What's more, in its most recent quarter, the company reported growth in revenue and operating profits -- climbed 35% and 46% respectively with absolute margins registering at 2.3%. In other words, PCs are dying everywhere except those made by Lenovo. However, it's challenge remains growing its U.S. market share to match what it has established, not only in China, but in markets such as India and Russia where its enjoys pie slices of 17% and 12% respectively. As it seeks to enter the realm of mobile devices, I wonder if Lenovo has just become bored with its PC success or does it really see a significant growth opportunity outside of its core business? Microsoft has been trying to take on Apple and Google for years in this area with little success. Although I sound a bit apprehensive about its prospects, Lenovo appears to be making some decent strides by having already amassed a 12% share in China and quickly becoming the country's second largest smartphone company behind Samsung. How undervalued does Lenovo appear to be? Projecting just 2% free cash flow compound growth over the next decade is sufficient to fuel a target price well into the $20s, even with an above-average discount rate. Although I don't think Lenovo is going to get much attention until investors feel better about the health of China's economy, I believe this is an undervalued way to play ongoing IT hardware demand growth in multiple emerging markets.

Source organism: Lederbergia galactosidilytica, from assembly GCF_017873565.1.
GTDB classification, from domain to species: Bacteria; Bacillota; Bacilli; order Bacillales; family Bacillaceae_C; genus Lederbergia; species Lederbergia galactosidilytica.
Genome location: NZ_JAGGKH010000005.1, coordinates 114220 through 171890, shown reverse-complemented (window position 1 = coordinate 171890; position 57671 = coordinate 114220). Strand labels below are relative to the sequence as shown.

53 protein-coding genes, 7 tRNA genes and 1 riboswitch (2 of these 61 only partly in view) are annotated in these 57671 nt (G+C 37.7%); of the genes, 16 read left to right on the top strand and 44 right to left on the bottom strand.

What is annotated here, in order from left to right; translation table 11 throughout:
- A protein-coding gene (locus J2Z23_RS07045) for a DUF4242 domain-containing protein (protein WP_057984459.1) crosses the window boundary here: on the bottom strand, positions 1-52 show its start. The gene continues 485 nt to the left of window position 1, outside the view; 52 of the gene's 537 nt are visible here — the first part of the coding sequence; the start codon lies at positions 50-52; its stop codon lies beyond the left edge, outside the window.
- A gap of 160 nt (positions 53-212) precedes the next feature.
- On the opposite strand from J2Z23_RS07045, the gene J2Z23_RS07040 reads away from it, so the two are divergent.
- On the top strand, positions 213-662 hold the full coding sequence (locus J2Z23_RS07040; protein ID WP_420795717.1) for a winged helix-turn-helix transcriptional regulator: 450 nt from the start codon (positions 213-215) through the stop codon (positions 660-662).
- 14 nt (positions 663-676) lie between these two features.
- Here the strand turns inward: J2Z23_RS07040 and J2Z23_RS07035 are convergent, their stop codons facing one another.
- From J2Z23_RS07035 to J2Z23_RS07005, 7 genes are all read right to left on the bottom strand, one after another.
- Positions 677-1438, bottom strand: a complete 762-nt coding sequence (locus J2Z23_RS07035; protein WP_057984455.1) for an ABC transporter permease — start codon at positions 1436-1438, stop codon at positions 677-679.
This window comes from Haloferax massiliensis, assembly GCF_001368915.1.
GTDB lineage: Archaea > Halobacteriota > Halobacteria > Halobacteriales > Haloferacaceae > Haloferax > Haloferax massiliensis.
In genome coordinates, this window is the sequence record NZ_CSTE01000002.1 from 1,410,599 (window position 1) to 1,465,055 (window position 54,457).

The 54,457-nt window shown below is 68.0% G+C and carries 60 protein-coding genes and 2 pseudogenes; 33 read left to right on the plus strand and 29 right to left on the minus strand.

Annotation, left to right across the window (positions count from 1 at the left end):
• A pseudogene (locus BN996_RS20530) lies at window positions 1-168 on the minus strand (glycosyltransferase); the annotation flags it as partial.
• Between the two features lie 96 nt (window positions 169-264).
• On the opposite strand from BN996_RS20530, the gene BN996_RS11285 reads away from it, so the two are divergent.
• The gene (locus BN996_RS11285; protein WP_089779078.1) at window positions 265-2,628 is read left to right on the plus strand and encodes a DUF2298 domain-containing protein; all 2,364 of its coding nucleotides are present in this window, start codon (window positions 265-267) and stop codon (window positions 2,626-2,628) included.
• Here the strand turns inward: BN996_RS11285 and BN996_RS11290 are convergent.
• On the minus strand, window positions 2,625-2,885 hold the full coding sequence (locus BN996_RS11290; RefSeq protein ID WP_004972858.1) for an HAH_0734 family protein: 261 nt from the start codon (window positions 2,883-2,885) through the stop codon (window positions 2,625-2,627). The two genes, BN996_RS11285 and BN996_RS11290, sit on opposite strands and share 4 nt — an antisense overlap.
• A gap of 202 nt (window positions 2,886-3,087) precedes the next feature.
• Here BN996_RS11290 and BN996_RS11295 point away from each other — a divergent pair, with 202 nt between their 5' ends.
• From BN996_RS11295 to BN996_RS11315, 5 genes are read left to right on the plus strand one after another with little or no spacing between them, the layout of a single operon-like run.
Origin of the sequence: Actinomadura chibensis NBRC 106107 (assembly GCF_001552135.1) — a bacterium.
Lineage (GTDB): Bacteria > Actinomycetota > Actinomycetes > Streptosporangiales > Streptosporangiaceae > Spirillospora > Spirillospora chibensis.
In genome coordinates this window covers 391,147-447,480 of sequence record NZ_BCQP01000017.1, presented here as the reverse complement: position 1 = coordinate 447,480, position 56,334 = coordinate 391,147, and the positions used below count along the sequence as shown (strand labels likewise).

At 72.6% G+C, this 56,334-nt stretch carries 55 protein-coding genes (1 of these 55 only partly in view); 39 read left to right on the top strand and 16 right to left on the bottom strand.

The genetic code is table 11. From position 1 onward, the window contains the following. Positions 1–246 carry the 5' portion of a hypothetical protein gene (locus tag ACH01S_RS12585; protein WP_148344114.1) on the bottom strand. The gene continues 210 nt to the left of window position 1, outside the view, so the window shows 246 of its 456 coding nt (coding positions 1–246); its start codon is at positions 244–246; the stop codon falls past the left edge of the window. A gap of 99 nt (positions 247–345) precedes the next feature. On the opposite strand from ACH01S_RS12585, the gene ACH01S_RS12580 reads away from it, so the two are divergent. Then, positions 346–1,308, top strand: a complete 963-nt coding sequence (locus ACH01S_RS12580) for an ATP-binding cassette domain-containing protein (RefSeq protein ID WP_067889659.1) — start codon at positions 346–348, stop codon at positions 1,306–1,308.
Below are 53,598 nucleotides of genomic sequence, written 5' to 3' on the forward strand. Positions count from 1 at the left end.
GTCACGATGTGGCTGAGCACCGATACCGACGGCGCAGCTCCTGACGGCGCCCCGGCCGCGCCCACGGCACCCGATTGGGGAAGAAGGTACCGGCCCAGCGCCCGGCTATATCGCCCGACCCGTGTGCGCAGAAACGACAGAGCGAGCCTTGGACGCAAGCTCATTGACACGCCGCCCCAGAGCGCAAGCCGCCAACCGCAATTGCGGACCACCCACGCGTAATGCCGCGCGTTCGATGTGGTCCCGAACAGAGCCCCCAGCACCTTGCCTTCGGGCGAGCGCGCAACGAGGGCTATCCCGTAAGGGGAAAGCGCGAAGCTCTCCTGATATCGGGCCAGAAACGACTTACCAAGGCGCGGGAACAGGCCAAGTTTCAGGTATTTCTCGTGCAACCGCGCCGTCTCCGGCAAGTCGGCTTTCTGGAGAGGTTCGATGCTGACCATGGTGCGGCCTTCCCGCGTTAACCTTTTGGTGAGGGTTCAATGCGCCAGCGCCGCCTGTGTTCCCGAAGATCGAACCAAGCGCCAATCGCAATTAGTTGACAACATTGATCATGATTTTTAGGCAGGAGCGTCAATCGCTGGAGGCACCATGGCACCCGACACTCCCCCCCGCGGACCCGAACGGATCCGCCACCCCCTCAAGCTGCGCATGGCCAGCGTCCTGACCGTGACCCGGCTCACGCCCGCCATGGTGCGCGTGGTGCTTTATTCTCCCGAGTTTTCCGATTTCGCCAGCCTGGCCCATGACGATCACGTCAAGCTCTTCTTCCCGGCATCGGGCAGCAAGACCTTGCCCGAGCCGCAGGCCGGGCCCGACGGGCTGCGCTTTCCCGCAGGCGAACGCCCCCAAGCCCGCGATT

Lenovo deserves more love than it gets from investors. While the company is operating on all cylinders, it is still a relatively unknown. But I think with its tablet and smartphone objectives this is all about to change. It is not out of the realm of possibility that Lenovo might consider making a play for a company such as Research in Motion ( RIMM). I can't think of a better way for it to make a splash on the market while also announcing its presence in the U.S. in the most authoritative way. However, I'm not holding my breath. Though the company has the cash to make something like this happen, it's just not its style. As a result, it will continue to be ignored as the negative PC bias continues, and despite the obvious value in its shares. Although it operates a successful business with strong fundamentals, it has much work to do to overcome that which it can't control -- investor sentiment. At the time of publication, the author was long AAPL and held no position in any of the other stocks mentioned. Follow @rsaintvilusThis article is commentary by an independent contributor, separate from TheStreet's regular news coverage.